Good question. After all, there are a few denominations, most of them tiny, which make an issue of not paying the ministers at all. They have been known to boast about the superior quality of service they render since money does not enter the discussion. The only thing wrong with that is it goes directly against Scripture. The Apostle Paul made a case for paying the ministers. And in doing so, he cited Old Testament Scriptures. So, Scripture is consistent on this subject. Here are a few places to check out: 2 Corinthians chapters 8 and 9 (especially 9:9-14); 2 Thessalonians 3:7-10; 1 Timothy 5:17-18; Luke 10:7; and Philippians 4:16-19.

Why do preachers concern themselves with this?

Short answer: Because, like everyone else on the planet, they have to live and provide for their families. They need an income, and would certainly like it to be sufficient to feed and clothe their spouse and children with enough leftover for other needs.

That’s the short and the long of it, actually. They need money to live in this world. The church should be providing for them, ideally. But sometimes due to lack of resources or a failure of love or understanding, the church fails to provide enough finances for the minister and his family. He may become bi-vocational or find other ways of making additional income. We recall Scripture says the person who refuses to provide for his family is worse than an infidel (1 Timothy 5:8).

Why is this such an issue for some people? There are several reasons.

1. There are those who think of money as filth (they love the KJV reference to money as “filthy lucre”), as beneath the concern of a faithful child of God, and the motives of anyone who wants a little of it are surely tainted and their work compromised.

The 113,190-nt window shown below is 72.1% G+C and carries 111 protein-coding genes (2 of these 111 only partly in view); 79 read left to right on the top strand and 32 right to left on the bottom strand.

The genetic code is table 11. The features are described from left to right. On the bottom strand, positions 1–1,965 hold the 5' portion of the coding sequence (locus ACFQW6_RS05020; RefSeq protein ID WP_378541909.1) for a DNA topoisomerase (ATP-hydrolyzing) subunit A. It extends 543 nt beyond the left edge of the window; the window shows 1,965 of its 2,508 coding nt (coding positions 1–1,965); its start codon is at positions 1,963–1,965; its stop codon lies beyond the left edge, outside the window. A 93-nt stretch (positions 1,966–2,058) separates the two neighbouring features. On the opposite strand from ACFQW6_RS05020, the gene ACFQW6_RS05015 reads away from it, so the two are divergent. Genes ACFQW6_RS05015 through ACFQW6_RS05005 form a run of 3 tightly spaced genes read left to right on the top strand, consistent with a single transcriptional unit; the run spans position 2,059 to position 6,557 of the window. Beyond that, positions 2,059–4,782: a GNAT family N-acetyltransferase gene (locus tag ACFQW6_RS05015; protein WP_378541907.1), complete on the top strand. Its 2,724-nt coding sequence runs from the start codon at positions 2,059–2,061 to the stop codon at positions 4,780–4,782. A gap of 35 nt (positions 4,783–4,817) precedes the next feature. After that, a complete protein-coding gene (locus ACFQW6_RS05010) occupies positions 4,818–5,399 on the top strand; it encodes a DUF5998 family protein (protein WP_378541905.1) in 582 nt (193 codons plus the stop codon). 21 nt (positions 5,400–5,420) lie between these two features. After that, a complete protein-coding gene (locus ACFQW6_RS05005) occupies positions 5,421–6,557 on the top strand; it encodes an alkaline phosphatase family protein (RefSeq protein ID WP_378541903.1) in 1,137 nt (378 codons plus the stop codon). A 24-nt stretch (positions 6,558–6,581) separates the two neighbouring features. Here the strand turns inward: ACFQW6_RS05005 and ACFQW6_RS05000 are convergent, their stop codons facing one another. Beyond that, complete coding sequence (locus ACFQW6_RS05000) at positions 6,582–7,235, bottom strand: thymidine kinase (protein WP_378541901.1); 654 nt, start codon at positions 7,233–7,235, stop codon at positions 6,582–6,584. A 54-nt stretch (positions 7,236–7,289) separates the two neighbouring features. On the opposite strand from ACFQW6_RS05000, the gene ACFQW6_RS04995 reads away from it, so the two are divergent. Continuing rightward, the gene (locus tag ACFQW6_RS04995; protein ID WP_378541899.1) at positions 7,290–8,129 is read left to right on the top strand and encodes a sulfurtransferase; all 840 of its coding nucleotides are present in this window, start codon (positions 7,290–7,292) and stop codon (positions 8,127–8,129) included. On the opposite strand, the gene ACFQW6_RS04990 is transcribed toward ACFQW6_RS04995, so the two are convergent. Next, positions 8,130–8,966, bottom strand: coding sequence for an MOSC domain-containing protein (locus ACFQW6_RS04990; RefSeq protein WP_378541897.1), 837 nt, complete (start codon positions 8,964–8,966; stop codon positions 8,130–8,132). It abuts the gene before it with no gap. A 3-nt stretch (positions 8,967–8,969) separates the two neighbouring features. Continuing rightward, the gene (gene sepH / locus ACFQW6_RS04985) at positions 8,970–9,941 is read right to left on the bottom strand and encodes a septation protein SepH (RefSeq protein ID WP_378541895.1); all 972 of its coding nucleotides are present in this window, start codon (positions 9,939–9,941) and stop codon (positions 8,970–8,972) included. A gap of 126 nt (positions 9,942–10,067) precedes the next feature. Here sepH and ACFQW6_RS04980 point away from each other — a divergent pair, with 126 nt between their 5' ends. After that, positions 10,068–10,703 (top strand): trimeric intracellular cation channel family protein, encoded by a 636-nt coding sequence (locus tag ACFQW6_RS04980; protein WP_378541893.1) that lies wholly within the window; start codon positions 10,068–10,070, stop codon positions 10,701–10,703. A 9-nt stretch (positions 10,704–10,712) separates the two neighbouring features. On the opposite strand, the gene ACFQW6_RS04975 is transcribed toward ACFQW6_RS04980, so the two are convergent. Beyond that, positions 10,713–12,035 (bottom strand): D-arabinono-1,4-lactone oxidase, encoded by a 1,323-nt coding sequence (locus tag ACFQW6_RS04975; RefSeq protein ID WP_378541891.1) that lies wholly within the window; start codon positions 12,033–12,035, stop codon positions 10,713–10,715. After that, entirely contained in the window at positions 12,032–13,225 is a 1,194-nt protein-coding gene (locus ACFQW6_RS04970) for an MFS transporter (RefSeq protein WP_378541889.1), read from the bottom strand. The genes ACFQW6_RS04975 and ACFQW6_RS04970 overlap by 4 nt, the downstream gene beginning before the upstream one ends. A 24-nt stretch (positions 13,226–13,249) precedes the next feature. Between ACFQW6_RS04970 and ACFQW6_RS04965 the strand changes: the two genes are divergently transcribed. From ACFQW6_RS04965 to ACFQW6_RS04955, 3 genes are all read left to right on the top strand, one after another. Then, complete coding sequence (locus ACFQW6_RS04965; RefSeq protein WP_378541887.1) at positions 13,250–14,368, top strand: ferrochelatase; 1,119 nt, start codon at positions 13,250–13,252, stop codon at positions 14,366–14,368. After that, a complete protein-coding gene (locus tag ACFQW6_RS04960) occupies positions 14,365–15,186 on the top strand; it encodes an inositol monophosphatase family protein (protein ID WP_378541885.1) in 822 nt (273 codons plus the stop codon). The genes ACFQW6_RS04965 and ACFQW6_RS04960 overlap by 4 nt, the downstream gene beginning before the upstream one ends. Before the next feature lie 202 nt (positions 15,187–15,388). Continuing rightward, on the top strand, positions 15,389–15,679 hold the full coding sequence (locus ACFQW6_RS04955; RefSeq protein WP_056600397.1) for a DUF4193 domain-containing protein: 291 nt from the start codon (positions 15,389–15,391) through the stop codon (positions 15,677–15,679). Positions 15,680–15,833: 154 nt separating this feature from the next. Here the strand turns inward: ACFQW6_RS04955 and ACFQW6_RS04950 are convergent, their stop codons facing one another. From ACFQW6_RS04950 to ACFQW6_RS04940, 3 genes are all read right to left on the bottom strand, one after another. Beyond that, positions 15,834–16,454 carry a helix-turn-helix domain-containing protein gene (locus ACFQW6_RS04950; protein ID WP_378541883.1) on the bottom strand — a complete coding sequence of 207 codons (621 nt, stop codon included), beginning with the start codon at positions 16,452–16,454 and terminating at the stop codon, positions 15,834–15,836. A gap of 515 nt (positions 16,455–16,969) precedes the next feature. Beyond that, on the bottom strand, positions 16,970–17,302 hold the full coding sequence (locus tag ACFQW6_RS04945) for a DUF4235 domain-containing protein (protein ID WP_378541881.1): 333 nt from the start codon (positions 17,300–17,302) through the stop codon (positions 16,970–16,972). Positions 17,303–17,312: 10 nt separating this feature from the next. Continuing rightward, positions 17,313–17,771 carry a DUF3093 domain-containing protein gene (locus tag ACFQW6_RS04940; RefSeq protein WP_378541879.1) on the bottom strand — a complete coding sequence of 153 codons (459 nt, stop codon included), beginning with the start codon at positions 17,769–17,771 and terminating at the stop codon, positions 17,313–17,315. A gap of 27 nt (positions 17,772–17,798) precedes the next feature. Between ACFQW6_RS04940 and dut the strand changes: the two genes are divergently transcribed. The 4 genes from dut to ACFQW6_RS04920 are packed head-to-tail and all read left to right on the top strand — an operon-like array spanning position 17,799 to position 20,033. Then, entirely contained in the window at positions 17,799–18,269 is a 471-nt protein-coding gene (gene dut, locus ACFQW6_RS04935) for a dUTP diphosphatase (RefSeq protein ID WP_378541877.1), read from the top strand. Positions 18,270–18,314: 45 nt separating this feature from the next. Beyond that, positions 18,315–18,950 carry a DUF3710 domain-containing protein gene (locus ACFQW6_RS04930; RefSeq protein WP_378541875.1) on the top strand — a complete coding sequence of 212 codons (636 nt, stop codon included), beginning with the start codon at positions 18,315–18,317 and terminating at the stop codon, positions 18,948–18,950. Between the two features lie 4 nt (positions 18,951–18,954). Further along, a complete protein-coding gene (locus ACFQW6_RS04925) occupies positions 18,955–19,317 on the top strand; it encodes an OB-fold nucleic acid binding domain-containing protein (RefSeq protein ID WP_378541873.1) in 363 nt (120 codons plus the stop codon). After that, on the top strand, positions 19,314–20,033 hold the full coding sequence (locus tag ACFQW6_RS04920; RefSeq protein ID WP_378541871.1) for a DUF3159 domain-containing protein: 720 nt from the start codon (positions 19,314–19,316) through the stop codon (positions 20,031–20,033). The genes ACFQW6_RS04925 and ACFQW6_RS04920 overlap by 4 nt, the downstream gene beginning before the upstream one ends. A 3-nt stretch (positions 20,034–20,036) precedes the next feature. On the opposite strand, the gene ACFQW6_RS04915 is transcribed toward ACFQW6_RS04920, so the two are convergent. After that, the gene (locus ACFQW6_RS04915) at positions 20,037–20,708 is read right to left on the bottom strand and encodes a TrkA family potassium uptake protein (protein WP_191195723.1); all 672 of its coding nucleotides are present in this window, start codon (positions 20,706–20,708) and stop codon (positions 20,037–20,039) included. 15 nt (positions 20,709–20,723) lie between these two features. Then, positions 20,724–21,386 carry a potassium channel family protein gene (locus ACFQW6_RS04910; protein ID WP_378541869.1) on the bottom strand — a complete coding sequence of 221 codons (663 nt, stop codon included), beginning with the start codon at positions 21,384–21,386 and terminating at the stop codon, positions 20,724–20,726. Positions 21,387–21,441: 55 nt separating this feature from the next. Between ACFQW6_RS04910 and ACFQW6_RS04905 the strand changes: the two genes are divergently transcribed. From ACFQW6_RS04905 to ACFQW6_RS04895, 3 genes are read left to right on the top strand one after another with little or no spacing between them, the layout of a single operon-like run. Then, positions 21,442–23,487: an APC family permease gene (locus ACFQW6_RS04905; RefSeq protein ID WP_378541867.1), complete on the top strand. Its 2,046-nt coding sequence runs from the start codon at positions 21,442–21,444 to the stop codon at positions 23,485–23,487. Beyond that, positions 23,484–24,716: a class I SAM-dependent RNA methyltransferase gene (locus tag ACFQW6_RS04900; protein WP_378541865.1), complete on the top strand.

This is silly. It is foolishness. It is ridiculous. But it is alive and well in a few of our church families.

2. There are plenty of so-called preachers who bleed the congregation for all the money they can get and then look for ways to get more. So, those who see a preacher asking for money have reason a-plenty to be suspicious of their motives. However, the church member who attacks his/her preacher for preaching on money is out of line. Jesus talked about money more than any preacher ever.

3. People are greedy. The human heart is a monster and loves to get, while it hates to give. It’s that simple.

4. Some few who can be found in most churches are looking for anything they can find to use against the preacher. And if he accepts an offering for a wedding or funeral or even simply as a gift, they have been known to use that against him. These are evil people and should never be given a voice in any decision.

And one more. What about the preachers who say, “I never accept honoraria for weddings or funerals”?

That is their right. No preacher I know accepts money for every wedding or funeral. When the couple grew up in the church and the pastor feels like they are his own, he will almost always tell them in advance that he is honored to do their wedding, and they should not pay him. Many couples I married will remember we had that conversation.

But if one preacher accepts no gifts, this should not shame the one who accepts whatever is given to him. Scripture has some lovely stories of people who contributed to the ministry of prophets and other servants. God honors that. In fact Jesus makes it plain that whatever we do to the servants He sends He takes personally.

So, when you give to the minister–as well as to “one of the least of these my brethren” (Matthew 25)–you are giving to the Lord Jesus.

I will forever bless the name of Ethel Keeling, the senior lady who watched her young preacher shiver in the cold rain at the graveside of a church member and went immediately to the men’s clothing store and purchased him a London Fog all-weather coat. I wore it for years (until it was stolen at another church, but that does not negate the point). I received it from her and am confident the Lord Jesus honored her as having given it to Him.